Gaming addiction isn’t.

In Uncategorized on 2008-12-01 by Kyle Maxwell

What many of us believed but either couldn’t properly articulate or couldn’t convince others now appears to have gained key support.

“Gaming addiction” doesn’t exist, according to Keith Bakker, who runs the foremost clinic dedicated to helping folks with that problem. Instead, spending unhealthily obscene amounts of time playing games, particularly online, usually reflects other problems. And in fact, as the long-time truism “correlation does not equal causation” reminds us, we shouldn’t assume that gaming causes the problems.

Instead, these people seem to retreat into gaming and their online personas as an escape from problems socializing in ‘meatspace’.  This means the problem still needs treatment, but that the treatment needs to focus on the person’s social issues rather than “addiction” per se. Bakker blames parents for child patients, as he well should, but adult patients (“overgamers”?) have made a choice.

This latter bit likely holds some truth, but that blanket statements like that cover layers and layers of complexity. As someone who’s struggled with related problems and my own social issues, I definitely feel like gaming didn’t cause my problems. Possibly it exacerbated them, but in reality it provided a way for me to reach out and feel some sense of accomplishment and connection. When I got out of balance, though, my problems worsened. Rather than react appropriately, I withdrew more.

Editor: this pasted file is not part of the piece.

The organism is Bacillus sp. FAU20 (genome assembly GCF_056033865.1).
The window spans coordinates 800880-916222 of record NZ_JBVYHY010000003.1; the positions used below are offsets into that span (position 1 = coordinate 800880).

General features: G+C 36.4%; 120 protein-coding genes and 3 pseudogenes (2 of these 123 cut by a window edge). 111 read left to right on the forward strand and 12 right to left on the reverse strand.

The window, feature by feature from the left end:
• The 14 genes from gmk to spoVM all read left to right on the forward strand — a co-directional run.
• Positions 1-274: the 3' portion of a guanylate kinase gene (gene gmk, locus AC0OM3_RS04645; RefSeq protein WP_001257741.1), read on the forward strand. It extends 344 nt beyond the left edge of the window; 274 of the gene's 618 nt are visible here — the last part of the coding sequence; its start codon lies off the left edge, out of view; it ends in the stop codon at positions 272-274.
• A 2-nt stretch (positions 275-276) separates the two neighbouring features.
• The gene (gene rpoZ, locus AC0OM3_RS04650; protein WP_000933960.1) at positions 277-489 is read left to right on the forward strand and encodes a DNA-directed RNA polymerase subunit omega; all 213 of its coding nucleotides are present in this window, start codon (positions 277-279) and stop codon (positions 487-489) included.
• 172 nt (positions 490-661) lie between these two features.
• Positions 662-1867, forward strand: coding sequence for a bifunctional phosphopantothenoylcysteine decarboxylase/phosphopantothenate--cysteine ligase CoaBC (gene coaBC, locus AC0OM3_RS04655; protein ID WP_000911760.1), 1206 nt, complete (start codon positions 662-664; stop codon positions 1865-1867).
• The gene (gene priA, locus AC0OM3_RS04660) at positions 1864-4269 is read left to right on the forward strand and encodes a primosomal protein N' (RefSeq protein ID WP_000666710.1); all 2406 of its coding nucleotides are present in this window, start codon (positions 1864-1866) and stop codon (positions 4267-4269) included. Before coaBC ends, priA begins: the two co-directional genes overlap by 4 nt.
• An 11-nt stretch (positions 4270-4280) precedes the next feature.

In my case, through the help of family, friends, my congregation, and (yes) a great deal of medical support, I’ve managed to reach some balance. My problems stemmed from other things entirely, and so now I can enjoy my hobby without sacrificing more important things.

In other words, I’ve learned to look at it like chocolate cake: great once in a while, but it’ll make you sick if that’s all you eat. It provides spice and taste to my life, but not my core nutrition.

Hat tips to Terra Nova, Massively, Geeks Are Sexy, and Raph Koster.


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